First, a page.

10. 10.

    “Report on sanitation in Palestine prepared by Dr. Israel Kligler, Rockefeller Institute, New York, 1918.” CZA/J15/7212, p. 48. Hereafter, Report on Sanitation. Emphasis added.

  11. 11.

    E.g. International Health Board, Fifth Annual Report, January 1st, 1918 – December 31st, 1918.

  12. 12.

    Hadassah Medical Organization, Third Report. CZA/SOK/91527; International Health Board, 2nd-5th annual reports, 1915–1918.

  13. 13.

    The Rockefeller Foundation, A Digital History. https://rockfound.rockarch.org/yellow-fever, 12.5.2019.

  14. 14.

    E.g. BF to Heiser, December 19th, 1921; Ferrell to Flexner, February 17th, 1921; BF to Rose, December 5th, 1921; BF to Mack, October 11th, 1921; JDC archives, folder 292.

  15. 15.

    “Officially communicated,” undated, CZA/J113/555; The Rockefeller Foundation, International Health Board, Ninth Annual Report, January 1st 1922-December 31st 1922, p. 6. Italics added. The British found in the Zionist project an opportunity to develop the country with less expenses. The MRU was no different (Sufian 2007).

  16. 16.

    The Rockefeller Foundation, Annual Report, 1924; Report of Dr. Israel Kligler and Medical Research Unit for the Year Ending August 31st, 1923, p. 53; Malaria Research Unit, Annual Report, 1924, p. 41. JDC archives, folders 282 and 283, respectively.

  17. 17.

    Department of Health Palestine, Malaria Research Unit, Annual Report 1925. JDC archives, folder 284; MRU annual report 1925; MRU annual report 1923, p. 36; MRU annual reports 1925, 1924 and 1923, p. 11. This was a sizable portion of Palestine’s Jewry. A British census estimated some 84,000 Jews lived in Palestine at the end of 1922 and some 8000 Jews immigrated to the country in 1923 (Morris 2001: 107).

  18. 18.

    MRU annual report 1925; Report of Dr. Israel Kligler, p. 18–19.

  19. 19.

    Report of Dr. Israel Kligler, p. 53. This does not mean Arabs derived significant collective benefits from Jewish antimalaria work.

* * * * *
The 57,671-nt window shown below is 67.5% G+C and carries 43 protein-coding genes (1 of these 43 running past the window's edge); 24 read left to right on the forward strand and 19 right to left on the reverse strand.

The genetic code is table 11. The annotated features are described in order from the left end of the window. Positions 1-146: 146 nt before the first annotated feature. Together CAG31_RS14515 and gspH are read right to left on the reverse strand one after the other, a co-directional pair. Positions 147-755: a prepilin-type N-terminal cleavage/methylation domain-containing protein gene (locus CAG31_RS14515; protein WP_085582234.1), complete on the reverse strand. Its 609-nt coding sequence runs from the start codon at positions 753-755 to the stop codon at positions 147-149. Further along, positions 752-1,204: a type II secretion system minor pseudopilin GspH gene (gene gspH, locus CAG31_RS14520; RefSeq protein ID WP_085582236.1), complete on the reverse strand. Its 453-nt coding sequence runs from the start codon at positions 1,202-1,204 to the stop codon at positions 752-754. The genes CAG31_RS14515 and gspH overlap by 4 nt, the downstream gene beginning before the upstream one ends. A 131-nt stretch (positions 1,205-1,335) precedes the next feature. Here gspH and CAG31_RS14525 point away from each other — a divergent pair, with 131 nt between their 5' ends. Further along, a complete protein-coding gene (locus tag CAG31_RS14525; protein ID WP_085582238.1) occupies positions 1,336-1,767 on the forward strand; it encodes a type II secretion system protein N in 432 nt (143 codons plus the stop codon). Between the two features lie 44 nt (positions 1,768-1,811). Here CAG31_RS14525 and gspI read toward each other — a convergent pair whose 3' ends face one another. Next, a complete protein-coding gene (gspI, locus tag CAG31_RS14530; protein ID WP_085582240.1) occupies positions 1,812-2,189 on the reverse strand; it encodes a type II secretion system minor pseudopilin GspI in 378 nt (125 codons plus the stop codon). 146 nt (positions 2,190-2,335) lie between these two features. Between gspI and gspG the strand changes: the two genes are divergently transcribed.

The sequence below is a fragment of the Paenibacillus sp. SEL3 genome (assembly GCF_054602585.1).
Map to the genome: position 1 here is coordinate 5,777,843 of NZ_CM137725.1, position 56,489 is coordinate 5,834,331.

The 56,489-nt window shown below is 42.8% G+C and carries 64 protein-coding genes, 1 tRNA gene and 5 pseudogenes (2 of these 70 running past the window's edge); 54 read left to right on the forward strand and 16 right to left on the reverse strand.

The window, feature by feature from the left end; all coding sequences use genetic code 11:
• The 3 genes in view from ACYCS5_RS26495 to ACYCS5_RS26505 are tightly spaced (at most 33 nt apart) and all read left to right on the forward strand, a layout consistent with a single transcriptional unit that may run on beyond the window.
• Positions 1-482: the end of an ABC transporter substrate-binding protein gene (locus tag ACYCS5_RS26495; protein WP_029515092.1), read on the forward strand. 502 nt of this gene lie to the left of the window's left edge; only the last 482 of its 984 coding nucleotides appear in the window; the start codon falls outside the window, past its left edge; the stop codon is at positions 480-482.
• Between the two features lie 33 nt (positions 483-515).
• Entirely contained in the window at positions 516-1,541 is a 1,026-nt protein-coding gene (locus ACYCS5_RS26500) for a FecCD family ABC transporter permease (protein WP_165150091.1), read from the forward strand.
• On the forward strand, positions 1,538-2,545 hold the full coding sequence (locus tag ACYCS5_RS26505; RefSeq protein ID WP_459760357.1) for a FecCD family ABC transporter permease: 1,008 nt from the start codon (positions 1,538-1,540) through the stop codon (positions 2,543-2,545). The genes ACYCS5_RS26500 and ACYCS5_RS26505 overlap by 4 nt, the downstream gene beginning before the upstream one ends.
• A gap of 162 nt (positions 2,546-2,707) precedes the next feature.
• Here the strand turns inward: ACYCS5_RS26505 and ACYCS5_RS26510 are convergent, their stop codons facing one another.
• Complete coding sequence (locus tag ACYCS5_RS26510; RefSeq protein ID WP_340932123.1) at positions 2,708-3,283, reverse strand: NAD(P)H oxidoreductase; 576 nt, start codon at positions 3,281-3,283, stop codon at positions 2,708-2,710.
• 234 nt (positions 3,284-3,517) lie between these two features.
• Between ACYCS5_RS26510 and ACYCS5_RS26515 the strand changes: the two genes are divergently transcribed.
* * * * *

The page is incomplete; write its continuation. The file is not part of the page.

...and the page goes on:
20. 20.

    MRU annual report 1924; Statistics and surveys also helped control Palestine through knowledge and depicted the country as being rationally transformed (Sufian 2007). They helped the unit confirm the “impression” that malaria was the most common disease in the country (Kligler et al. 1924: 280).

  21. 21.

    MRU annual report 1924, p.2.

  22. 22.

    Report of Dr. Israel Kligler, p. 17.

  23. 23.

    For examples see Report of Dr. Israel Kligler p. 17, 47–48; MRU annual report 1923, p. 10 and other MRU reports. I am grateful to Mallory Fallin for suggesting this term.

  24. 24.

    MRU annual reports 1924 and 1925.

  25. 25.

    MRU annual report, 1924.

  26. 26.

    MRU annual report, 1924.

  27. 27.

    Department of Health, Malaria Research Unit, Haifa, Annual Report 1926, p. 31. JDC archives, folder 285.

  28. 28.

    MRU annual report 1923, p. 27–28.

  29. 29.

    MRU annual report 1926. See explanation of fall epidemic in Hertzliya p. 5–6. Department of Health, Malaria Research Unit, Annual Report for the year 1927, p. 12–13, 39. JDC folder 285; MRU annual report 1925 p. 39; MRU annual report 1927, p. 12–13, 39.

  30. 30.

    “Report of Dr. Israel Kligler and Medical Research Unit for the Year Ending August 31st, 1923,” p. 44–45. JDC Archives, New York Office, 1921–1932, Folder 282.